People in the Nunavut hamlet of Pangnirtung say they were taken completely by surprise by this week's federal budget, which included $17 million to speed up construction of a harbour in the community.

'Our reaction is, 'Yes!' Let's get to work on this thing and let's get it done.' —Ron Mongeau

The Pangnirtung harbour was listed among the federal government's "priority" infrastructure projects that will receive funding from the budget, handed down by federal Finance Minister Jim Flaherty on Tuesday.

The $17 million being pledged is on top of $8 million in federal cash announced for the harbour last year.

"We had no idea," Ron Mongeau, Pangnirtung's senior administrative officer, told CBC News.

"Our reaction is, 'Yes!' Let's get to work on this thing and let's get it done."

Speaking in Inuktitut, Pangnirtung Mayor Moses Qarpik told CBC News that without a harbour in the community, local boaters and hunters have had to sit in their boats, in the dark, to wait for the high tide in order to return to shore. That can create a dangerous situation, he said, especially on windy days.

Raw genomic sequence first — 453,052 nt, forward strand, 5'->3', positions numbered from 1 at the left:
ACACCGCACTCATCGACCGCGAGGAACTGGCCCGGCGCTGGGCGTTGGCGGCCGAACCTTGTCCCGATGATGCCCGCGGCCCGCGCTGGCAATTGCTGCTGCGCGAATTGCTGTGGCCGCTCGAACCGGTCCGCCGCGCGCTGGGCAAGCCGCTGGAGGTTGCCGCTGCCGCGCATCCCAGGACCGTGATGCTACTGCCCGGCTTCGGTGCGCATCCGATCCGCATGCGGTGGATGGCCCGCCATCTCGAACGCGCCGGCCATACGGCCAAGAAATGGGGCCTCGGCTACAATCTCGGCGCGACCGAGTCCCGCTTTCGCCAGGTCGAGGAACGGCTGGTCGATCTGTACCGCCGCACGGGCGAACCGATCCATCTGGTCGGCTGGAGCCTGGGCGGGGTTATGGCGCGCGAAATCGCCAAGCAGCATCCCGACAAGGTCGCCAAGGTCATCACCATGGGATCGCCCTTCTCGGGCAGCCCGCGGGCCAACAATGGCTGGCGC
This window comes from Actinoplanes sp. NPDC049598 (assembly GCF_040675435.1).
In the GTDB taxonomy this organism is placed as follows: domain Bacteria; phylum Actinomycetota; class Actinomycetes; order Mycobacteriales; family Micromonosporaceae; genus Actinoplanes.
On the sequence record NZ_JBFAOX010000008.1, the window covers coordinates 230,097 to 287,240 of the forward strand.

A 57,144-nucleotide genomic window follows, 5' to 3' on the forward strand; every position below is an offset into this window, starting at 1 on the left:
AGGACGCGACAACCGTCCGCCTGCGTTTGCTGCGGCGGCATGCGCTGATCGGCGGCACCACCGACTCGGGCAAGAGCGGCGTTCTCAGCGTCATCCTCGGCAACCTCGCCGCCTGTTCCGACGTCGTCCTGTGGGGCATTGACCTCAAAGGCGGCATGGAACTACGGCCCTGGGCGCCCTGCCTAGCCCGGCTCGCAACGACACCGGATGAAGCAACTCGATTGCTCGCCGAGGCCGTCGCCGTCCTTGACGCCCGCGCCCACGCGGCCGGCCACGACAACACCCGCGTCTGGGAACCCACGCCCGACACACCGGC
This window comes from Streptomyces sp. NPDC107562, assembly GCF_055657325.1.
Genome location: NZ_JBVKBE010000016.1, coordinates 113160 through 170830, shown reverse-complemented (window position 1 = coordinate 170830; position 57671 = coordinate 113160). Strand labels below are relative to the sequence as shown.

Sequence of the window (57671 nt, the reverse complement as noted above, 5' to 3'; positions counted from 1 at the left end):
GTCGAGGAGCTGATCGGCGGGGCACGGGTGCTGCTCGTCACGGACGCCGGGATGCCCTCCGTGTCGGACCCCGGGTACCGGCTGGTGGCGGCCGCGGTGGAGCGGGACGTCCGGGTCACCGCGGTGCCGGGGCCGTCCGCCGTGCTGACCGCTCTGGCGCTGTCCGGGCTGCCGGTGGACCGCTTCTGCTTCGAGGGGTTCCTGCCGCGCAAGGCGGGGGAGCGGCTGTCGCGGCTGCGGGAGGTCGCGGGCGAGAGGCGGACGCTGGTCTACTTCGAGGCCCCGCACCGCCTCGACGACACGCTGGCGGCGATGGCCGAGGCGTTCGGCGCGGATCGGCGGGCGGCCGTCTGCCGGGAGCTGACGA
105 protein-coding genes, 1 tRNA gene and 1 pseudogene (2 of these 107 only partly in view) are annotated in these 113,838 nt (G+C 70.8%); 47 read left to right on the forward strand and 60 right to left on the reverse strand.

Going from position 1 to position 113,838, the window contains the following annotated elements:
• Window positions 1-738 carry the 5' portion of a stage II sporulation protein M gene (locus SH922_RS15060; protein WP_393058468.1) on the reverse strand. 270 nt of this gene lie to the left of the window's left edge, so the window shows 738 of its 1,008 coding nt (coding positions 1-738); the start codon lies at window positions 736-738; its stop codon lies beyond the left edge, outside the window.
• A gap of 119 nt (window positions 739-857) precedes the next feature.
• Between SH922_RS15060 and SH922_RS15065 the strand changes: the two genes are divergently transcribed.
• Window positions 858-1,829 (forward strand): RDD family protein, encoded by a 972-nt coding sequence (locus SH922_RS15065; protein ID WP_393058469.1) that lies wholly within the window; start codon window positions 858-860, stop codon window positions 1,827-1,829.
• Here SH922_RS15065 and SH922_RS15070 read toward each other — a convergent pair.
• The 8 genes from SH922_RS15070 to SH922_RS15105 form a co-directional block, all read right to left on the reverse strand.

Inshore turbot fishery

Having a harbour built in the community would also help Pangnirtung develop a summer inshore turbot fishery that would create local jobs, said Don Cunningham, general manager of Pangnirtung Fisheries.

The community can take advantage of a 500-tonne turbot quota that's sitting right on its doorstep, Cunningham said. Only a small number of fish from that quota are being taken now, without a harbour in place.

"It's a double win when you can catch the fish with your own local fishermen, so that's why the wharf is so critical to it," he said.

"Now we should be able to have access to that 500 tonnes of fish, both as raw material for the plant but also as… a serious commercial income source for a fair number of local fishermen."

Cunningham estimated that using the 500-tonne quota would be worth about $1 million for local fisherman with access to a harbour.

The community has not yet approved a final design for the harbour. Local officials say they hope to hold a conference call with the territorial and federal governments soon, in order to lay out what will happen over the next couple of months to speed up construction.